i wonder how well they survived 10 years of just sitting?
Probably requires a lot of repair work
But I think this a much more beautiful vessel, though she may not have been as capable:
I boarded the Kennedy for the first time only months after she sheared off the top of this beautiful vessel.
I remember my first night boarding her, we drove up in the back of a pickup truck to the pier in Norfolk, and she was bathed under some floodlights. Very impressive. Even though I was a Navy Brat I had seen a lot of carriers close up over the years, it was very different when you were going to get aboard and sail on her.
That night, after everything was loaded up and we had some time to sit around, I sat on the darkened flight deck next to Airman Delgado, who was teaching me how to be a Plane Captain.
We were sitting just forward of the island on the starboard side looking back towards the angle. Delgado described to me how that night, he had been standing in the very spot we were in, and he saw a little red light heading from bow to stern, and his first thought was "What is that idiot doing over there with that flashlight?" when he felt a thump and heard an incredible screeching of metal as the vessel carrying the red light ran bow-first into the flight deck angle. A narrow fountain of flame shot straight up about fifty feet in the air, the Belknap scraped along the angle then broke free and drifted astern, flaming. He said he was completely astonished. Like nothing he had ever seen in his life.
The ship was a wreck and burned for a long time. He said you could actually see the superstructure melting and running down the side of the ship where it disappeared, steaming, into the water. To him, the Belknap was solid flame stem to stern. He thought there was no way anyone was going to live on that ship. Amazing that so few were killed. I don't know where this picture was taken, but she looks pretty rough.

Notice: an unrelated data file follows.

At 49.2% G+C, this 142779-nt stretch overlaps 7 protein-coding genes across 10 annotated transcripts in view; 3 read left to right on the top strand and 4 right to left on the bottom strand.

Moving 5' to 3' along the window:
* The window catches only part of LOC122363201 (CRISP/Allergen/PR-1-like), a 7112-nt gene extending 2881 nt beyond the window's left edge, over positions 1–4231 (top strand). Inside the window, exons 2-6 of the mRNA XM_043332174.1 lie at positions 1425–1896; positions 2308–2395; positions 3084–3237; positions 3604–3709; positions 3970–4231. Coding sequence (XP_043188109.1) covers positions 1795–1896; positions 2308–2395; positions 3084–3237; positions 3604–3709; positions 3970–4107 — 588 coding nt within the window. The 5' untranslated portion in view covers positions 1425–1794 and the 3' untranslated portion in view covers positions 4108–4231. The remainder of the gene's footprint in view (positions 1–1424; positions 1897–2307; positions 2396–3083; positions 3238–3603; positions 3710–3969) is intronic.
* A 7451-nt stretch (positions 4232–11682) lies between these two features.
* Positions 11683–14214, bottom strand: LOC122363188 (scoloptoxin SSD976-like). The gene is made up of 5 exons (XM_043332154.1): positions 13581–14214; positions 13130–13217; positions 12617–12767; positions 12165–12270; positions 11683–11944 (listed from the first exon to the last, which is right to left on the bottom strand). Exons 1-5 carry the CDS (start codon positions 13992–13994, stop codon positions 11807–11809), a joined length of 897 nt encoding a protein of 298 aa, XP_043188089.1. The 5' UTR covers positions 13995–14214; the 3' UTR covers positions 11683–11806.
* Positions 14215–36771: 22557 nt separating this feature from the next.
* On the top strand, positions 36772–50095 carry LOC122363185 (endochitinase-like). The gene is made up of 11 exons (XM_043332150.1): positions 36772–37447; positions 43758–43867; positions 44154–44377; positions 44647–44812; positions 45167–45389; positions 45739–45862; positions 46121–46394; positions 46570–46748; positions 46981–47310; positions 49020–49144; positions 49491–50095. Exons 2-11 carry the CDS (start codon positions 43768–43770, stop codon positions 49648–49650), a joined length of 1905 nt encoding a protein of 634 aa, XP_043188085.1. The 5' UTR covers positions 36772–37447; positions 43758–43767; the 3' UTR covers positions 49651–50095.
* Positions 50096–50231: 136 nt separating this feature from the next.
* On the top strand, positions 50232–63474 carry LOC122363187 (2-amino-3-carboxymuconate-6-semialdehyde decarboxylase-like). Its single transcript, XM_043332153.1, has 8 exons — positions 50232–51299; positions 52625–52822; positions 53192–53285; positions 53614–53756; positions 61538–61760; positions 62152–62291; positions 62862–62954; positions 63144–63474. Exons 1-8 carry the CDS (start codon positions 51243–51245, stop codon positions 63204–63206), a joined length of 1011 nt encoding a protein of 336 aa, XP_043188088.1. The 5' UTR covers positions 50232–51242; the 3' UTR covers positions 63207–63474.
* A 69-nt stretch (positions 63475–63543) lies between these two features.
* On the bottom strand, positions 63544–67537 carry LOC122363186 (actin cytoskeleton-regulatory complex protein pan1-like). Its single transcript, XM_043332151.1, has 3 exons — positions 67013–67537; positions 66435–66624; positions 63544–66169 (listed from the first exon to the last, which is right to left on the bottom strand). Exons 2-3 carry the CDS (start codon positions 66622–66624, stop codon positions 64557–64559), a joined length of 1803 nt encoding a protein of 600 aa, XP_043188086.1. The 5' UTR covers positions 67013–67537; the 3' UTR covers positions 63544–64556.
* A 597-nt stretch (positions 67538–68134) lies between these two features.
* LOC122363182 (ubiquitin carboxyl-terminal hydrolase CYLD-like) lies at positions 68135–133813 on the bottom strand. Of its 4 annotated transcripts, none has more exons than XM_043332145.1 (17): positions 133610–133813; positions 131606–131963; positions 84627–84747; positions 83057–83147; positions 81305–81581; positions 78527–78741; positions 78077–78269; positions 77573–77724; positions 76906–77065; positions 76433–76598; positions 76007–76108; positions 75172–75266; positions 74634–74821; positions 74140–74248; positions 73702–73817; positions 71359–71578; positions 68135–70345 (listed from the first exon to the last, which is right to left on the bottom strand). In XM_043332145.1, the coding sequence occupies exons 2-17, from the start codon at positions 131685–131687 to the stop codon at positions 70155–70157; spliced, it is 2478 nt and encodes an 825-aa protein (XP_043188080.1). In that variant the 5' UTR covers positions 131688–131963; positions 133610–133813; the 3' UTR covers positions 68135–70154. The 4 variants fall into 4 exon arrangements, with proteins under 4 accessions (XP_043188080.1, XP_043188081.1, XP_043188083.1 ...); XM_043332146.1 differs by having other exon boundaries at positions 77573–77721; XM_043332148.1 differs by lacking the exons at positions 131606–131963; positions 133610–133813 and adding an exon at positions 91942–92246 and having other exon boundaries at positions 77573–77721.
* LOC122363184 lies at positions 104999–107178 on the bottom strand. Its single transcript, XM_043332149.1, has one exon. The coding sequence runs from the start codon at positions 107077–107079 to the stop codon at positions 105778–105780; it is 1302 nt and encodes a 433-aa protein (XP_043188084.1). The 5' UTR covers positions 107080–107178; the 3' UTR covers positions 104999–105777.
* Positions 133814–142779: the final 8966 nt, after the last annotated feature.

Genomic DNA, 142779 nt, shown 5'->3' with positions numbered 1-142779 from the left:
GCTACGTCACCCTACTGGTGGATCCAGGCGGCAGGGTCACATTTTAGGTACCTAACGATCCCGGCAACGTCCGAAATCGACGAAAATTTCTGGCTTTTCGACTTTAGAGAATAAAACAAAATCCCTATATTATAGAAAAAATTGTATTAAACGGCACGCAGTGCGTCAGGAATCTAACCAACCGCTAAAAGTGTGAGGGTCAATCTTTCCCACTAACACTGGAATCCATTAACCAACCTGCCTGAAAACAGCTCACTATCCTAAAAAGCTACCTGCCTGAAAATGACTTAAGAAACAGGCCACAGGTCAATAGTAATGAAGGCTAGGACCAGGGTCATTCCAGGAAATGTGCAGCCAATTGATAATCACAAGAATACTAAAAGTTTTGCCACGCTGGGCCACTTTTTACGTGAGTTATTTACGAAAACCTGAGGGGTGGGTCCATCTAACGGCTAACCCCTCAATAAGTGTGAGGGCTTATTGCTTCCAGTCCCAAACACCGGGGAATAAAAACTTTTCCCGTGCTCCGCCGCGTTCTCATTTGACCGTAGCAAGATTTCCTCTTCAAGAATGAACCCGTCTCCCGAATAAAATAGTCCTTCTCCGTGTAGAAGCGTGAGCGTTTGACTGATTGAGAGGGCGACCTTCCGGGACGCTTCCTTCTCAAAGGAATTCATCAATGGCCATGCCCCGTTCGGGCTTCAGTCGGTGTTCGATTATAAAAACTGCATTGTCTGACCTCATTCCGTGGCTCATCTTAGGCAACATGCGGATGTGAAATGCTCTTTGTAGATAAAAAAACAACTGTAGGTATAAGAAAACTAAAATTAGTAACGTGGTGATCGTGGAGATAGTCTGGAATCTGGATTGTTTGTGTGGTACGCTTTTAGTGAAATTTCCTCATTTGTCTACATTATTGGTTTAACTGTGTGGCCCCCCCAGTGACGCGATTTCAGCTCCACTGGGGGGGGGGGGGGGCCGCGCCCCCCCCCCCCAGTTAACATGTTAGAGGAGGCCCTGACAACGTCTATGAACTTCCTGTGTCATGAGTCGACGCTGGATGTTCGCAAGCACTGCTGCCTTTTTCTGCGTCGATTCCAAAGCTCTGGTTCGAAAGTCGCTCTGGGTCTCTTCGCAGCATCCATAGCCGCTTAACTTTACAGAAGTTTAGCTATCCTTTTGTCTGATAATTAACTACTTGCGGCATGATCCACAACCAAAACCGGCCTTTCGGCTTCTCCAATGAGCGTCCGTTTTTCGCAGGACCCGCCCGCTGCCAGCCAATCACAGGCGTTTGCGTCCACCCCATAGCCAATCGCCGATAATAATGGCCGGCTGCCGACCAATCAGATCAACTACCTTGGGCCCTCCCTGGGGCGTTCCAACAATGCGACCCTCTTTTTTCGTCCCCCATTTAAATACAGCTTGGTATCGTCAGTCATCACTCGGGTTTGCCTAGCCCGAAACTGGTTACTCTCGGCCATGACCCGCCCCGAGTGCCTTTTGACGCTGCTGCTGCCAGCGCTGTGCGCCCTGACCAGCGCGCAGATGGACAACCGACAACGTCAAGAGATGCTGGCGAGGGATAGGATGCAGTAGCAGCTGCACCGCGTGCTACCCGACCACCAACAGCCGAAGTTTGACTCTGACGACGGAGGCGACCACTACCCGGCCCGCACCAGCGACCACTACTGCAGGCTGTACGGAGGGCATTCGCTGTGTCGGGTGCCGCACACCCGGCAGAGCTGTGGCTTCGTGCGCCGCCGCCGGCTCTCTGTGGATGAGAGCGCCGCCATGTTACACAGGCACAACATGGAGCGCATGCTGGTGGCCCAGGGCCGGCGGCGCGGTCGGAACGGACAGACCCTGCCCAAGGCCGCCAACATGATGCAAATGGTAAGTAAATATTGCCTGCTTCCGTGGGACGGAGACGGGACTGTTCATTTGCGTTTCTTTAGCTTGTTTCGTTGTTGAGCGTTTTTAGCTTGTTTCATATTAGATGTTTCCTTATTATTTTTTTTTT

The Kirov class cruiser has always been a favorite of mine, design-wise. Its a great looking ship. The best of all time is the Iowa class battleship, but I'd put the Kirov in 2nd or 3rd. I saw one at sea, back in the day. It makes a definite impression on the horizon.
One big Puppy..... Supposedly designed to operate without Air Superiority, in a hostile environment.
The largest Surface Combatant in active service, anywhere in the world, as large as a ‘tween wars battleship, 827 ft. long.
Sister ship to the Peter The Great (Formerly the Yuriy Andropov,) which is the ship that was in Cuba a couple of years ago).
“The Kirov class cruiser has always been a favorite of mine, design-wise.”
My favorite Soviet ships were the Moskva class hybrid Carrier/Cruisers
Nice SLEEK looking ships, if you didn’t bother looking past the paint. Mechanical nightmares that were very nose-heavy, causing them to ride low in the water.